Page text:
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A dig along the Ashley River reveals one of our state’s earliest known English settlements
"You can’t understand a place until you know its earliest history—it’s like skipping to the middle of a book,” says Katherine Saunders, associate director of preservation at Historic Charleston Foundation (HCF). “And right now, we’re learning a lot about Charleston’s early chapters.”
Experts at The Charleston Museum and throughout the Southeast are studying artifacts uncovered last July, when HCF, College of Charleston (CofC), independent scholar Andrew Agha, and MeadWestvaco partnered to excavate what’s believed to be the settlement site of Anthony Ashley Cooper—one of Carolina’s Lords Proprietors. “It was occupied from 1674 to 1685,” explains Martha Zierden, curator of historical archeology at The Charleston Museum. “Amazingly, the land hasn’t been built on since.”
Historical accounts tell that the site included a trading post, 1,600 cattle, a moat, a palisade (strong fence), and four cannons. Some 25 Europeans, Native Americans, and enslaved Africans lived there. “To discover interaction among at least three different cultures in a virtually untouched frontier setting—it’s basically rewriting history,” says CofC associate professor of anthropology Barbara Borg, whose students dug for artifacts that would flesh out the written records.
Led by Agha, the field director, they uncovered two areas of brickwork—one an unusual corner structure “that could be a kitchen fireplace,” says Zierden, and the other “a big feature that might be part of a cellar or the palisade.” Though the site’s layout is still unclear, smaller artifacts are helping to explain how it functioned. “We found a relatively high ratio of military objects,” says Saunders, “underscoring that this site was on the frontier—the settlers needed weaponry to protect against intruders.”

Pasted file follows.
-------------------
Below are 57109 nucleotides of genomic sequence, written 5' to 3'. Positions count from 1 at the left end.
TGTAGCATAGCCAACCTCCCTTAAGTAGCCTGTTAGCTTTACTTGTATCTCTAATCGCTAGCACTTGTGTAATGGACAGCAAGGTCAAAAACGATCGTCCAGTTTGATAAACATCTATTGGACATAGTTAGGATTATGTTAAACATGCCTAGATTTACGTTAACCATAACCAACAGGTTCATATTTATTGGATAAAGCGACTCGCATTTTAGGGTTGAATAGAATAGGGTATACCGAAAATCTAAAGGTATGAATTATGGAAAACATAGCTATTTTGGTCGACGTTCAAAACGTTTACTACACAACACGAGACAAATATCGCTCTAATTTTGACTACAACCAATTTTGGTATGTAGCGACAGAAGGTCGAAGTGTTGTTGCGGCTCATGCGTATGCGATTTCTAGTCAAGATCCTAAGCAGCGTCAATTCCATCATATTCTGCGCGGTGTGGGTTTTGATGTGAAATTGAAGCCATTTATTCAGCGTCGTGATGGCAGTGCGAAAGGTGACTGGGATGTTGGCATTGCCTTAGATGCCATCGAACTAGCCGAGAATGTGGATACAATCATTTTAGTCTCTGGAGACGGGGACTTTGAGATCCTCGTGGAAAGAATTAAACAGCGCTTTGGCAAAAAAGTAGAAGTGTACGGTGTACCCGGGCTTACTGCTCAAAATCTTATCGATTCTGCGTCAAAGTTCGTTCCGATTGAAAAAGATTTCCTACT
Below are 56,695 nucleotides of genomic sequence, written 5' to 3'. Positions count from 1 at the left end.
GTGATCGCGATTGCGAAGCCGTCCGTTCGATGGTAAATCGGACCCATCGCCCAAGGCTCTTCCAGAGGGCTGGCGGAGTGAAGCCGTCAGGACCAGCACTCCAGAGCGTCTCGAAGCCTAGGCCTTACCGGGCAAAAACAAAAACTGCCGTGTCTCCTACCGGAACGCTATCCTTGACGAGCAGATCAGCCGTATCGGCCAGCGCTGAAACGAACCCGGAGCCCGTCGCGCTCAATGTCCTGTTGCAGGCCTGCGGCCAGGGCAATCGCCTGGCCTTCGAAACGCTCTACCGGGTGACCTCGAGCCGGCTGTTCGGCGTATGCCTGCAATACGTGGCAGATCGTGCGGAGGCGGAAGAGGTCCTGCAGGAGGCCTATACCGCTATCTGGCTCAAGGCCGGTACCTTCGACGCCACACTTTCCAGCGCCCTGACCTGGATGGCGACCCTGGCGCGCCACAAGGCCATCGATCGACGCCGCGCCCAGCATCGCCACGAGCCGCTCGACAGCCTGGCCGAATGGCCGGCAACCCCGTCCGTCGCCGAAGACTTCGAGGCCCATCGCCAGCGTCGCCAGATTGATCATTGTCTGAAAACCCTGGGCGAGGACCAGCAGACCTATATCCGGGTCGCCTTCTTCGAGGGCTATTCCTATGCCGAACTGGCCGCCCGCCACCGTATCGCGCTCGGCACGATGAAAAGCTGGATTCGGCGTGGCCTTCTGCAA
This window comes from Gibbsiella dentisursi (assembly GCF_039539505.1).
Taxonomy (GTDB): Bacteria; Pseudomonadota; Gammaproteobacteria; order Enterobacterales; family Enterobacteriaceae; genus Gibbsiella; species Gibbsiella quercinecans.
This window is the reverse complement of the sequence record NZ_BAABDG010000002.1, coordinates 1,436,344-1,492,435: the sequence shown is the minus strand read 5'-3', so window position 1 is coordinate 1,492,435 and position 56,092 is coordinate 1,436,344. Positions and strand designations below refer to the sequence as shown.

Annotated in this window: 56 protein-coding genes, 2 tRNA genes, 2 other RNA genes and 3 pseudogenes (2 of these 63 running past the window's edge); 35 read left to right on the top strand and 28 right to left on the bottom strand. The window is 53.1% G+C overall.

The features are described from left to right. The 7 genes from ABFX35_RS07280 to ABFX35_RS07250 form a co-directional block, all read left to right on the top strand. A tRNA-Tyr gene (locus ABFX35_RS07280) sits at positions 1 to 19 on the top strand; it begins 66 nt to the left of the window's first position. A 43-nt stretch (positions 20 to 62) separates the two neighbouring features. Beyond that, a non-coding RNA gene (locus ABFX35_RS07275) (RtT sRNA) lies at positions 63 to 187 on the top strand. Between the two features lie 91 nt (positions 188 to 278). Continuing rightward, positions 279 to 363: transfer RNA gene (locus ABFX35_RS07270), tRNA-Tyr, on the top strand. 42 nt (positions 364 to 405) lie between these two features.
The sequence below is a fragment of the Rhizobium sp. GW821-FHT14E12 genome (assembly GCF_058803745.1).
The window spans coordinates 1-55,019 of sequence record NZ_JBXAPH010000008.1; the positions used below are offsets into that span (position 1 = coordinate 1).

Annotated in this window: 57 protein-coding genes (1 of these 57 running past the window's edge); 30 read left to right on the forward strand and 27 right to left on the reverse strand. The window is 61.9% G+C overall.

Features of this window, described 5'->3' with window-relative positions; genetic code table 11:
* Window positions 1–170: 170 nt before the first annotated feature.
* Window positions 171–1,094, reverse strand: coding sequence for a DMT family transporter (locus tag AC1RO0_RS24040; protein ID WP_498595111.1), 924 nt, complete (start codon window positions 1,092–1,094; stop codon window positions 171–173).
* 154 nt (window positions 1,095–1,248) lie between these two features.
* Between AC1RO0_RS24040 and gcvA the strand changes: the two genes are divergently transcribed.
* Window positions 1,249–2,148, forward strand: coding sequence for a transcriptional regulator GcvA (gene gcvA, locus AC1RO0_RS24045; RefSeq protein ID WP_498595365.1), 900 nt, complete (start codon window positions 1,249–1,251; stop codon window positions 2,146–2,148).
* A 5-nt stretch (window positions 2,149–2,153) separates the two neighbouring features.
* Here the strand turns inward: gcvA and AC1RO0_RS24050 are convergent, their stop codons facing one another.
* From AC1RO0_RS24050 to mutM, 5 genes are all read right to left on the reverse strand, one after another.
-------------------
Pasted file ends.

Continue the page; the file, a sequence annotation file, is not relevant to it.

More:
In addition to glass beads—imported for trade with Native Americans—and European ceramics, the dig uncovered pottery from a variety of Indian groups. “Where goods traveled, people traveled,” says Zierden, “so this adds to our understanding of trade routes.” The puzzle-piecing also works in the other direction: “Documents tell us that the Westo were here,” she says. “But no one knows what their pottery looks like. If we’re able to identify pieces as theirs, it would have a ripple effect, helping others who suspect that tribe lived in their area.”
Think that’s cool? How about DNA testing on livestock bones? “The Spanish cattle brought to Florida were larger than the English cattle brought to the mid-Atlantic states. Charleston’s were in between, so we believe there was interbreeding,” explains Zierden. “Here, we might find bones from the ‘Eve’—the first English cow in the Lowcountry—and learn what it looked like.” If a zooarcheologist deems the bone samples worthwhile, they’ll be sent to an archeo-geneticist for testing.
By early summer, study on the artifacts will be finished, and Agha will report the findings. “As exciting as it would be to return to the site soon if we’re able to get more funding, in some ways, it’s equally exciting for the land to stay preserved for future generations who will have more scientific advances and greater knowledge,” says Zierden. Left with a cliffhanger, readers will have to wait for the next chapter in this story of Charleston’s past.